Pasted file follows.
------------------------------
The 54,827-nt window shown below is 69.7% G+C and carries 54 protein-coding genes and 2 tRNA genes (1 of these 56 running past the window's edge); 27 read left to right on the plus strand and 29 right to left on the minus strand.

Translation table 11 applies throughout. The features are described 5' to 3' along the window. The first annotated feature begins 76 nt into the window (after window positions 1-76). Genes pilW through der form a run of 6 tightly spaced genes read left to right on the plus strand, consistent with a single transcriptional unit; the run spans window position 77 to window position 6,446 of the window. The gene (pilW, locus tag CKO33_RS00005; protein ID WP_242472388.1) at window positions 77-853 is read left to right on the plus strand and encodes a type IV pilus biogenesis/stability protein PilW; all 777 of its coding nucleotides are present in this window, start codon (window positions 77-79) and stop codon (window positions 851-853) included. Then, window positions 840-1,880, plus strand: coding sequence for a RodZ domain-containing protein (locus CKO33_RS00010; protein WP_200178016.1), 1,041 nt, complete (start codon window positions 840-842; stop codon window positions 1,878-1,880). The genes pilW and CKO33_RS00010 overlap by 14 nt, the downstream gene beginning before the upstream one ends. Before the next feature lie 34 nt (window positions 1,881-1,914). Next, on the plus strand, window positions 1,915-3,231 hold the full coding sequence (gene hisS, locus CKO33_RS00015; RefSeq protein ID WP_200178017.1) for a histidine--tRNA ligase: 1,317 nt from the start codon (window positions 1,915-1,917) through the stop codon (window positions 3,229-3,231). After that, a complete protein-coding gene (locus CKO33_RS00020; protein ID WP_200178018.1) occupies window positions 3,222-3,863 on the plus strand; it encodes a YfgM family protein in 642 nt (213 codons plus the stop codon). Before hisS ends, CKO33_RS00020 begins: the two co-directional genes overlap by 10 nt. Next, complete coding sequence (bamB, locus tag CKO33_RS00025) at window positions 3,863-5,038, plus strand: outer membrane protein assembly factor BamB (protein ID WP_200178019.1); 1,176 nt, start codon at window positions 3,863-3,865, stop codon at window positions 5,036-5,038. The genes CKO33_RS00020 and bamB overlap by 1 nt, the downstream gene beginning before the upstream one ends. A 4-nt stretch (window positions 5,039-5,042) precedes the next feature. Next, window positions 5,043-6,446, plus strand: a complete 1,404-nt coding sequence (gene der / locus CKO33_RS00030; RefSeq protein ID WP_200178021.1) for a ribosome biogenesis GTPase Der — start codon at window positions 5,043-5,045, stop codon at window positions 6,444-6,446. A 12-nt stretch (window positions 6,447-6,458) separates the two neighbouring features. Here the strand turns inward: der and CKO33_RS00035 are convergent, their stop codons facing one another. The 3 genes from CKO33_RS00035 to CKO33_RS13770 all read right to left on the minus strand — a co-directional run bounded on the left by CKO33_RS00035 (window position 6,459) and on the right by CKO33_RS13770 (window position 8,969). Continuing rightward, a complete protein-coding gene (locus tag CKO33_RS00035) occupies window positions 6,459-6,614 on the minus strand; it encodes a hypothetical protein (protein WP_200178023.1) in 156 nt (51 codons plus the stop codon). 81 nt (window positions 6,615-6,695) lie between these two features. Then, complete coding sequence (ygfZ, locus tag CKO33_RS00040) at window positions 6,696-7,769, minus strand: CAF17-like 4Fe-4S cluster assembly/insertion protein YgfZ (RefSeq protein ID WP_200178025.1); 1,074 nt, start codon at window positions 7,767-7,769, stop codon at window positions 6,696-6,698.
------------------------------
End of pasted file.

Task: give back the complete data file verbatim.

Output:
The 54,827-nt window shown below is 69.7% G+C and carries 54 protein-coding genes and 2 tRNA genes (1 of these 56 running past the window's edge); 27 read left to right on the plus strand and 29 right to left on the minus strand.

Translation table 11 applies throughout. The features are described 5' to 3' along the window. The first annotated feature begins 76 nt into the window (after window positions 1-76). Genes pilW through der form a run of 6 tightly spaced genes read left to right on the plus strand, consistent with a single transcriptional unit; the run spans window position 77 to window position 6,446 of the window. The gene (pilW, locus tag CKO33_RS00005; protein ID WP_242472388.1) at window positions 77-853 is read left to right on the plus strand and encodes a type IV pilus biogenesis/stability protein PilW; all 777 of its coding nucleotides are present in this window, start codon (window positions 77-79) and stop codon (window positions 851-853) included. Then, window positions 840-1,880, plus strand: coding sequence for a RodZ domain-containing protein (locus CKO33_RS00010; protein WP_200178016.1), 1,041 nt, complete (start codon window positions 840-842; stop codon window positions 1,878-1,880). The genes pilW and CKO33_RS00010 overlap by 14 nt, the downstream gene beginning before the upstream one ends. Before the next feature lie 34 nt (window positions 1,881-1,914). Next, on the plus strand, window positions 1,915-3,231 hold the full coding sequence (gene hisS, locus CKO33_RS00015; RefSeq protein ID WP_200178017.1) for a histidine--tRNA ligase: 1,317 nt from the start codon (window positions 1,915-1,917) through the stop codon (window positions 3,229-3,231). After that, a complete protein-coding gene (locus CKO33_RS00020; protein ID WP_200178018.1) occupies window positions 3,222-3,863 on the plus strand; it encodes a YfgM family protein in 642 nt (213 codons plus the stop codon). Before hisS ends, CKO33_RS00020 begins: the two co-directional genes overlap by 10 nt. Next, complete coding sequence (bamB, locus tag CKO33_RS00025) at window positions 3,863-5,038, plus strand: outer membrane protein assembly factor BamB (protein ID WP_200178019.1); 1,176 nt, start codon at window positions 3,863-3,865, stop codon at window positions 5,036-5,038. The genes CKO33_RS00020 and bamB overlap by 1 nt, the downstream gene beginning before the upstream one ends. A 4-nt stretch (window positions 5,039-5,042) precedes the next feature. Next, window positions 5,043-6,446, plus strand: a complete 1,404-nt coding sequence (gene der / locus CKO33_RS00030; RefSeq protein ID WP_200178021.1) for a ribosome biogenesis GTPase Der — start codon at window positions 5,043-5,045, stop codon at window positions 6,444-6,446. A 12-nt stretch (window positions 6,447-6,458) separates the two neighbouring features. Here the strand turns inward: der and CKO33_RS00035 are convergent, their stop codons facing one another. The 3 genes from CKO33_RS00035 to CKO33_RS13770 all read right to left on the minus strand — a co-directional run bounded on the left by CKO33_RS00035 (window position 6,459) and on the right by CKO33_RS13770 (window position 8,969). Continuing rightward, a complete protein-coding gene (locus tag CKO33_RS00035) occupies window positions 6,459-6,614 on the minus strand; it encodes a hypothetical protein (protein WP_200178023.1) in 156 nt (51 codons plus the stop codon). 81 nt (window positions 6,615-6,695) lie between these two features. Then, complete coding sequence (ygfZ, locus tag CKO33_RS00040) at window positions 6,696-7,769, minus strand: CAF17-like 4Fe-4S cluster assembly/insertion protein YgfZ (RefSeq protein ID WP_200178025.1); 1,074 nt, start codon at window positions 7,767-7,769, stop codon at window positions 6,696-6,698.